By Heydon Pickering, inclusive designer at Bulb
At the end of last year, Bulb pledged to significantly improve the accessibility of the site. This is important work. Energy is not an optional product - we all have to heat and light our homes. So, when Bulb asked me to help them make their site accessible I was on board straight away. Since the start of the year I’ve been working with the team to do just that. This post is an update on what we've done so far, including re-launching a brighter, better, more accessible site.
When accessibility and design work together
Making a website accessible starts with how you design the site. It's very difficult to add accessibility when the design work has already been done. When I started working with Team Bulb on accessibility, the team were developing a pattern library for the design of the site. A pattern library helps to give a site consistent design by having ready solutions for common design problems. It’s made up of several defined components which define how certain pieces of information are coded and look on the page. This is a great place to jump in from an accessibility perspective.
While we were building the pattern library, we were able to make sure all the components that make it up are accessible. We built a number of new accessible components which can be used across Bulb’s site. This means that the work we’re doing will live on as the site changes and develops. Because we’ll be using the pattern library to design pages, any new page will be consistent with the rest of the site, and accessible too.
Putting this into practice with the new bulb.co.uk
Having embedded accessibility into our design practice, we set about putting this into practice in real life. The first place we’ve implemented accessible components is on the new and improved bulb.co.uk, launched this week (hurray!) One way of getting an impression of how well a web page supports accessibility is to use the Lighthouse browser extension from Google. After our recent work, our score stands at 97% (taking the homepage as an example). This is up from 75%. And it’s significantly higher than any of the Big Six energy companies. However, not everything we've done can be picked up by this tool. We've done our best to make the experience of using the site simpler and more ergonomic for people with disabilities too.
One example of how this works in practice is how we’ve implemented error messages which display when someone inputs incorrect information, for example by putting an invalid postcode into our ‘Get a Quote’ tool on the homepage. The error message that displays when this happens is now screen reader accessible and uses warning icons that are easily identified as errors to folks with color impairments.
Some challenges were harder than others. One of the most interesting challenges so far has been to invent an accessible solution to the site's generator map, which allows you to explore the renewable generators Bulb works with. Simple visualisations which have static imagery can easily be made accessible by using alternative text, which is read by a screen reader. Interactive visualisations are much trickier. Our solution for the generator map was to mark up the location pins in the map as a list of buttons, which are accessible by a keyboard using the Tab key. Many people rely on the keyboard to navigate pages because they are not able to accurately or comfortably control a mouse.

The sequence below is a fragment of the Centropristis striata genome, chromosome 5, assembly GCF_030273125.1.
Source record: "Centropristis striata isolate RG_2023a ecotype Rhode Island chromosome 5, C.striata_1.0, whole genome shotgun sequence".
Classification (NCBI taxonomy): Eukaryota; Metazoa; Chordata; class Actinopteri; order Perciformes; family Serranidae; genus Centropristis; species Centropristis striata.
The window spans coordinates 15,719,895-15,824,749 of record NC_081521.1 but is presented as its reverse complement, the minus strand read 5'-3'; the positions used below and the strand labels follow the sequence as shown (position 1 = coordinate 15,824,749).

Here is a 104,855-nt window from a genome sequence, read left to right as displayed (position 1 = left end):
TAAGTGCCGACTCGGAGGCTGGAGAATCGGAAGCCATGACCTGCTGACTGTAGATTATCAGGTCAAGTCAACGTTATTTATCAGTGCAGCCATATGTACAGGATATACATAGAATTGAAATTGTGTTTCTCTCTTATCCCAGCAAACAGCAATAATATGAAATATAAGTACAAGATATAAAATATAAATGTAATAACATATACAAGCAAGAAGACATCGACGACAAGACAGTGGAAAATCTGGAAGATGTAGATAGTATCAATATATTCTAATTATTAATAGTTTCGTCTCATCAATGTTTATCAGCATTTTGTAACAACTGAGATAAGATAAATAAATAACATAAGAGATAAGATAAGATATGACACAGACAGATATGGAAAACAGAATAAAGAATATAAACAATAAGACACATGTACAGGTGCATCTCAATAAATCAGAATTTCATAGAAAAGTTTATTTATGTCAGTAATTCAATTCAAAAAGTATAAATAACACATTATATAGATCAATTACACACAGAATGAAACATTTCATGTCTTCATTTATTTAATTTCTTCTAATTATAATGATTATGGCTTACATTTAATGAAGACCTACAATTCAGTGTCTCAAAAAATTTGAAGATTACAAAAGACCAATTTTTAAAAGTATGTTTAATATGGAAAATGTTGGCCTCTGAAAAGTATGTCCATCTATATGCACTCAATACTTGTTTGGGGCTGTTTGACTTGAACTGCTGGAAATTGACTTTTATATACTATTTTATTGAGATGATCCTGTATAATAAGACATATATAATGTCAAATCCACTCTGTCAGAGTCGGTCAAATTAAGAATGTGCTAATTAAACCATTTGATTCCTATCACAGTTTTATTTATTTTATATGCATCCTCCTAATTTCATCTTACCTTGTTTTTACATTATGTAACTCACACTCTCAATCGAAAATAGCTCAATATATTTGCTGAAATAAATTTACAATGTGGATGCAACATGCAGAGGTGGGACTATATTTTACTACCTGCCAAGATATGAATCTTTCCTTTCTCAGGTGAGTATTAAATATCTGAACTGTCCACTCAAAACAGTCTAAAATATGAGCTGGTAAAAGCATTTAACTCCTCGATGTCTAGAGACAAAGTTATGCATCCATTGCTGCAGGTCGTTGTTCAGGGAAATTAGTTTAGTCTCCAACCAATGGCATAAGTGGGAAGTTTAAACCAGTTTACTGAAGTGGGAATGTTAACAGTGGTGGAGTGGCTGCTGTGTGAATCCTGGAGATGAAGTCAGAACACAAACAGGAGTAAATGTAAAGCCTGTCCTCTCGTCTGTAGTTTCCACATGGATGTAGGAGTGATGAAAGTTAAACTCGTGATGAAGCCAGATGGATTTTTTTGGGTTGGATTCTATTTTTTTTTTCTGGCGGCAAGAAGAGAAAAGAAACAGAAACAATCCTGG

You can see how interaction by keyboard works in the animation in the video below. Mac OSX’s Voiceover screen reader speaks the information for each generator selected as a map pin:
Building with users in mind (and in the room)
To make sure we’re on the right track, we’ve been inviting research participants to Bulb’s testing lab. It’s really important to have the people we’re designing for in the room, testing the things we’re building.
For example, we learned in a recent session to be more descriptive of decorative images. Even though they may not be of much interest to blind users, partially sighted users running screen reader software sometimes like to know about the detail in these images that they are struggling to see.
As well as our research participants, the enthusiasm for accessibility across different teams at Bulb has helped to make this a success. The dialog between designers and engineers, which helps fit pieces together, has been really open. This is quite unusual. For example, when we were discussing how forms would look and be interpreted by screen readers, I was able to stress a need for a bold and clear visual design, and discuss ways to make the input code accessible too.
Where we go from here
Of course, there is still plenty to do. Next in line is to make our join site (where new Bulb members can get a quote and sign up) accessible. And to do the same for the Bulb Blog. Because we host the blog using a different platform, it missed out on the recent accessibility upgrade. These two things are our next priorities.
As well as that, I’ll be working a lot more on automated and manual testing processes so we can keep ourselves in check. For example, I’ve written a script to help our quality assurance team check that components don’t break when the user zooms the web page. If there’s an issue, the component would need to be redesigned. Many users zoom web pages, including those with impaired vision and others who want controls to be more easily pressed by touch.
What we're excited to share with you soon is not just something technically more accessible, but also more attractive and ergonomic for everyone. But we can't do our best work without feedback, so if you spot anything amiss on the new marketing site, or you are interested in become a research participant — please get in touch! Drop us a note on email@example.com.